Market liberalization and market integration Essays on the Nordic electricity market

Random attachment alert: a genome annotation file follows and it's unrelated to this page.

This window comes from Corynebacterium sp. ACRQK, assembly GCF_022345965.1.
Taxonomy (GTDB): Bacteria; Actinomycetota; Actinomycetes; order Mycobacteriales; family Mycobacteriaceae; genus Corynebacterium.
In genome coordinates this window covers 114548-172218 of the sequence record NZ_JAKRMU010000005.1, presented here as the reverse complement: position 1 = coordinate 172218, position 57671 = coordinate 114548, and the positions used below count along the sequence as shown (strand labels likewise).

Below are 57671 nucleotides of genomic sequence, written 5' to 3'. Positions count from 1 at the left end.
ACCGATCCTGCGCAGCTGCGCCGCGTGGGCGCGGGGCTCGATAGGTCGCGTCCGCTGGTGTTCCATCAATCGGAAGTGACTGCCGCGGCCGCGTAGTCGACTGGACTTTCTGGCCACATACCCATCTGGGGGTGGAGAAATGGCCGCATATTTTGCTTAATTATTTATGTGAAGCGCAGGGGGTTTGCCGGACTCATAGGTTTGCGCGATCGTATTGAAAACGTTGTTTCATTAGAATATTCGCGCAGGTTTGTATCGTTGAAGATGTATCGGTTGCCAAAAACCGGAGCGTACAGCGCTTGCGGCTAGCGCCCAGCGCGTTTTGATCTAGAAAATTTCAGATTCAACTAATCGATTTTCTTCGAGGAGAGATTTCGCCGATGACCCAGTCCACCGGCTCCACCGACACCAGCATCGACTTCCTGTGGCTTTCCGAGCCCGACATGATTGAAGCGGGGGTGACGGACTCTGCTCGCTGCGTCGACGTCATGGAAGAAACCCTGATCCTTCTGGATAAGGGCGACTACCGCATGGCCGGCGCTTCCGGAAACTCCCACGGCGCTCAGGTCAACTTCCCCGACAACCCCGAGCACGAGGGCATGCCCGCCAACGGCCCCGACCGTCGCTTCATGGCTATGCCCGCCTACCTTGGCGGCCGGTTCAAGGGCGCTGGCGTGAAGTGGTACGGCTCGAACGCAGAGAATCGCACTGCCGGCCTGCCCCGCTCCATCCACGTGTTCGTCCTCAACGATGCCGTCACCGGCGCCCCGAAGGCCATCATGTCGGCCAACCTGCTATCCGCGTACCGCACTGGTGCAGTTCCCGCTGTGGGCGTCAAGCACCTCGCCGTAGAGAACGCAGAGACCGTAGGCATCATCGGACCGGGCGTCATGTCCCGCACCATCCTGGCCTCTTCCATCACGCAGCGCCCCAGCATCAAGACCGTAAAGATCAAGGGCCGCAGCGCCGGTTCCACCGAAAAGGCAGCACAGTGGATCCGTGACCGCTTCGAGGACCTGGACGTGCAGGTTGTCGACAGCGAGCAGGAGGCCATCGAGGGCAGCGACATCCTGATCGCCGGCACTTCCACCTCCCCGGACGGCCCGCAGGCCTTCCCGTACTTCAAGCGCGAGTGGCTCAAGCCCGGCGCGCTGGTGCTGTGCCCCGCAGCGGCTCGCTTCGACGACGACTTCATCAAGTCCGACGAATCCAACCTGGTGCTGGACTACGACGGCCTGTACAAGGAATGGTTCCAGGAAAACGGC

Abstract: This thesis consists of four self-contained papers related to the Nordic electricity market.Paper [I] examine how the reform of the Nordic electricity markets has affected competition in the electric power supply market, Nord Pool. The question is if the common power market has been competitive or if electric power generators have had market power during the period 1996 -2004. Moreover, since there was a stepwise evolution from national markets to a multinational power market, we also ask how the degree of market power has evolved during this integration process. The results show that electric power generators have had a small, but statistically significant, degree of market power during the whole period. However, studying the integration effect, i.e. how the market power has been affected by additional countries joining Nord Pool, it show that the degree of market power has been reduced and finally vanished as the market has expanded and more countries joined the collaboration.Paper [II] analyse how the deregulation of the Swedish electricity market has affected the price of electric power and how the change in electric power price, in turn, has affected consumers’ welfare. The result shows that the change in pricing principle of electric power following the deregulation has increased consumer welfare over the period studied (1996-2006), with welfare gains about 100 SEK per customer per year, indicating a three per cent welfare gain for the average customer.Paper [III] study whether (and to what extent) the multinational electricity market integration has affected the price dynamics at the Nordic power exchange. The results shows that a larger electricity market seems to reduce the probability of sudden price jumps, but also that the effect on volatility seem to depend on the characteristics, i.e. production structure, of the integrated markets.In Paper [IV] a two-stage study is conducted to investigate the extent to which shocks in the demand and supply for electricity translate into price jumps, and the extent to which this process is affected by the prevailing market structure. The main findings from the study is that whether demand and supply shocks translate into price jumps largely depends on the prevailing market structure, i.e. on how far the market works from capacity constraints. A notable feature of the empirical analysis is also that the marginal effects from positive demand and negative supply shocks on the jump probabilities are mostly insignificant and of small magnitude.
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